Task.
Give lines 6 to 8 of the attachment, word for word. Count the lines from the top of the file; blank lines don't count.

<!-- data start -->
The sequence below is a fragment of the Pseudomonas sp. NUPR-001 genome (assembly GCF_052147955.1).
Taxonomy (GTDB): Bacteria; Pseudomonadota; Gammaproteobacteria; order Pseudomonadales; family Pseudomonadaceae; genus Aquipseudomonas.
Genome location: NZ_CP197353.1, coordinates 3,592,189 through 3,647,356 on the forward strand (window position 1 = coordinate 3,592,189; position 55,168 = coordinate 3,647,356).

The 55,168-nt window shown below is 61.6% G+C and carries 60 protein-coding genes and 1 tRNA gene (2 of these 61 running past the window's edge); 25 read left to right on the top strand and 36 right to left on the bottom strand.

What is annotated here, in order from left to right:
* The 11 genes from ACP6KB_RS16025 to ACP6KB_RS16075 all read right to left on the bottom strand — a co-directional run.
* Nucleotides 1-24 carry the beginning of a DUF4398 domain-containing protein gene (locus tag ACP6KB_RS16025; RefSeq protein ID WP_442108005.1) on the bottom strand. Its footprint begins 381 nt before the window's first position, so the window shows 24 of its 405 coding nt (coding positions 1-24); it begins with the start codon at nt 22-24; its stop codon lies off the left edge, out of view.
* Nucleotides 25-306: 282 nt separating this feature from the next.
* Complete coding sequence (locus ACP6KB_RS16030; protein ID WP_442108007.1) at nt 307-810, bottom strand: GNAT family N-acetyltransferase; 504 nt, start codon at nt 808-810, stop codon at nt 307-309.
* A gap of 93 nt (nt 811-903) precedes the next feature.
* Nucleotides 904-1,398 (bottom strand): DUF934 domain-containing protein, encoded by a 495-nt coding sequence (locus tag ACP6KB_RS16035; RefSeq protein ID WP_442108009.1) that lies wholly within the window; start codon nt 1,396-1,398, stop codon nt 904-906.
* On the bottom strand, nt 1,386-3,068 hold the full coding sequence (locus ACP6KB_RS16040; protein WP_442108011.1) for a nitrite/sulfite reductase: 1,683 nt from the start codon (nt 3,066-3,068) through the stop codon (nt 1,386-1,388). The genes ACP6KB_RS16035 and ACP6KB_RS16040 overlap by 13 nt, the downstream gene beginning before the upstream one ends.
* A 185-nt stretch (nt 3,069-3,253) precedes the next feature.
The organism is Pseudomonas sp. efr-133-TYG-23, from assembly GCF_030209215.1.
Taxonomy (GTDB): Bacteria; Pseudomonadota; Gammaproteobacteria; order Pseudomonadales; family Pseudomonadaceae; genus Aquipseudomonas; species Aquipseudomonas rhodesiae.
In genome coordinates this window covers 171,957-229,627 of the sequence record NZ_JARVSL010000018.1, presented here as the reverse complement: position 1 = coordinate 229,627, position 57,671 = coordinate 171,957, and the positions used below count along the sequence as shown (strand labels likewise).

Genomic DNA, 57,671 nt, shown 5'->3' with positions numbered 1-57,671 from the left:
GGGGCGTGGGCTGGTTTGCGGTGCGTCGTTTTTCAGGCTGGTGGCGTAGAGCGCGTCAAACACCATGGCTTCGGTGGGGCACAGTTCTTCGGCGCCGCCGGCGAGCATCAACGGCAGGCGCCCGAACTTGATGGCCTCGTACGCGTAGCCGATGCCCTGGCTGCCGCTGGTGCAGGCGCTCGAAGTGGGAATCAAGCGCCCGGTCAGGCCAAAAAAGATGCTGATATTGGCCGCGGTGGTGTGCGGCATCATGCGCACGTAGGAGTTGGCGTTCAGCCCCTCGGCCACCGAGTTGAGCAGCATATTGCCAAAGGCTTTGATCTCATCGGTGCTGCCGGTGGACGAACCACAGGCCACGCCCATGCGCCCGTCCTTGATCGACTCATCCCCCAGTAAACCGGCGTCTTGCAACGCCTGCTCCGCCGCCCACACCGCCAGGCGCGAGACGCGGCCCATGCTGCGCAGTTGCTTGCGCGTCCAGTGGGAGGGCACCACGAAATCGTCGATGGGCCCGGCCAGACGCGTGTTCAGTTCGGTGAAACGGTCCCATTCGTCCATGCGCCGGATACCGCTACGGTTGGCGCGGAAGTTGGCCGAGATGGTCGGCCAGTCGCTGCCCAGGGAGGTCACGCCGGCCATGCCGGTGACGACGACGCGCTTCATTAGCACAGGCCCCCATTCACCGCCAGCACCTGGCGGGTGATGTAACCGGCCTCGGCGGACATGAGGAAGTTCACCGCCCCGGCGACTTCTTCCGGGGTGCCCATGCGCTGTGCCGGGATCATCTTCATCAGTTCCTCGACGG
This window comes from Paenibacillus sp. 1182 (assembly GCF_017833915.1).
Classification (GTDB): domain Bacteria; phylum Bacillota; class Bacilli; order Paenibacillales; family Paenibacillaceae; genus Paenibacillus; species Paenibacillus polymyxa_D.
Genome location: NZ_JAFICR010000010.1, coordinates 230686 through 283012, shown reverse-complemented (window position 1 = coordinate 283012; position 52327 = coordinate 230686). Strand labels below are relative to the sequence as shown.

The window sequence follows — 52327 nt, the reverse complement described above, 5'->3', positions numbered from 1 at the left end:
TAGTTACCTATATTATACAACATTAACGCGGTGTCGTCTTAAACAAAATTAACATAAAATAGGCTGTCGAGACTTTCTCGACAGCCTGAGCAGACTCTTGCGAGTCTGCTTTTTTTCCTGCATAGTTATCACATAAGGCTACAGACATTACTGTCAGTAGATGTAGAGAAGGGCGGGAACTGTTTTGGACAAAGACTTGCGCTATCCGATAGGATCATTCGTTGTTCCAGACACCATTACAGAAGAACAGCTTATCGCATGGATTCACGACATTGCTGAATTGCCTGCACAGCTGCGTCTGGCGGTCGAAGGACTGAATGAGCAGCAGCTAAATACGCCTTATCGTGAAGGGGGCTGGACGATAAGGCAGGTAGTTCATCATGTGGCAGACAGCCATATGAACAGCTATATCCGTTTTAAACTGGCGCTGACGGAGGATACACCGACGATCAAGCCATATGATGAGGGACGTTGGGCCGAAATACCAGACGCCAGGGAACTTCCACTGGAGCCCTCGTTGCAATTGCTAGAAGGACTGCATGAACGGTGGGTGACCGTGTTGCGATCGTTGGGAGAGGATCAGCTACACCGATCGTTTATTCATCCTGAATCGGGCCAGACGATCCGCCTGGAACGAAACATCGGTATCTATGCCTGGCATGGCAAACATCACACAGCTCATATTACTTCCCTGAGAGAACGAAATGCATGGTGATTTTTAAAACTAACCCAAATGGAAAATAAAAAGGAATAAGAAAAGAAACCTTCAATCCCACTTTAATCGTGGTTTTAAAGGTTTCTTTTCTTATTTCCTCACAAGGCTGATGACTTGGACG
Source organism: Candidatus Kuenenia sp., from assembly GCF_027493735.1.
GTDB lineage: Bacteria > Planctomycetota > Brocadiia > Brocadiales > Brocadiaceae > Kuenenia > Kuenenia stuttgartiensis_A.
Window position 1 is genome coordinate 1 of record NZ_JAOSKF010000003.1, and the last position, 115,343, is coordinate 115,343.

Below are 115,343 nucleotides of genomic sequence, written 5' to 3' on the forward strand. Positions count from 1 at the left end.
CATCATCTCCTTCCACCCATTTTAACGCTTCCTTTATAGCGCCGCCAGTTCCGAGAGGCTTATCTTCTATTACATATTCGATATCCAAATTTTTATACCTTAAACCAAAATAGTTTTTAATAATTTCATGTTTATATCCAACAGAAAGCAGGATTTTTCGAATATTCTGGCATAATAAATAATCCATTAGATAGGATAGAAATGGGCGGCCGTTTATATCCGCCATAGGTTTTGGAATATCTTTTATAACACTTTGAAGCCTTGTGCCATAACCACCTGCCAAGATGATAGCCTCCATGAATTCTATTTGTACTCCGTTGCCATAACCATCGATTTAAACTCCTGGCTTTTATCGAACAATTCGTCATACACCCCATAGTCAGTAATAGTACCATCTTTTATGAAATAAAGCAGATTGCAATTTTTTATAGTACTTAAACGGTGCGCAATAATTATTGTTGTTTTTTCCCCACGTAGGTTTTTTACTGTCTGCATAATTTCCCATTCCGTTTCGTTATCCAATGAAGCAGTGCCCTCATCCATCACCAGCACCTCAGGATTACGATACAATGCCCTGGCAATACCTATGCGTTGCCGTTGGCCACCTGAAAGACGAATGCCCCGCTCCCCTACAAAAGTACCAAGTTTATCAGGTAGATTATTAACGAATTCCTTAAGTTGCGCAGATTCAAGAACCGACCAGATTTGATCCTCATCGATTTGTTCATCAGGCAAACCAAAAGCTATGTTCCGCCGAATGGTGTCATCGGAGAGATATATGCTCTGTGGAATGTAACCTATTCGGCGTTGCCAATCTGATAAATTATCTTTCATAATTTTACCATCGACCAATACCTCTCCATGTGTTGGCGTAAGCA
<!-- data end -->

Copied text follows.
* The 11 genes from ACP6KB_RS16025 to ACP6KB_RS16075 all read right to left on the bottom strand — a co-directional run.
* Nucleotides 1-24 carry the beginning of a DUF4398 domain-containing protein gene (locus tag ACP6KB_RS16025; RefSeq protein ID WP_442108005.1) on the bottom strand. Its footprint begins 381 nt before the window's first position, so the window shows 24 of its 405 coding nt (coding positions 1-24); it begins with the start codon at nt 22-24; its stop codon lies off the left edge, out of view.
* Nucleotides 25-306: 282 nt separating this feature from the next.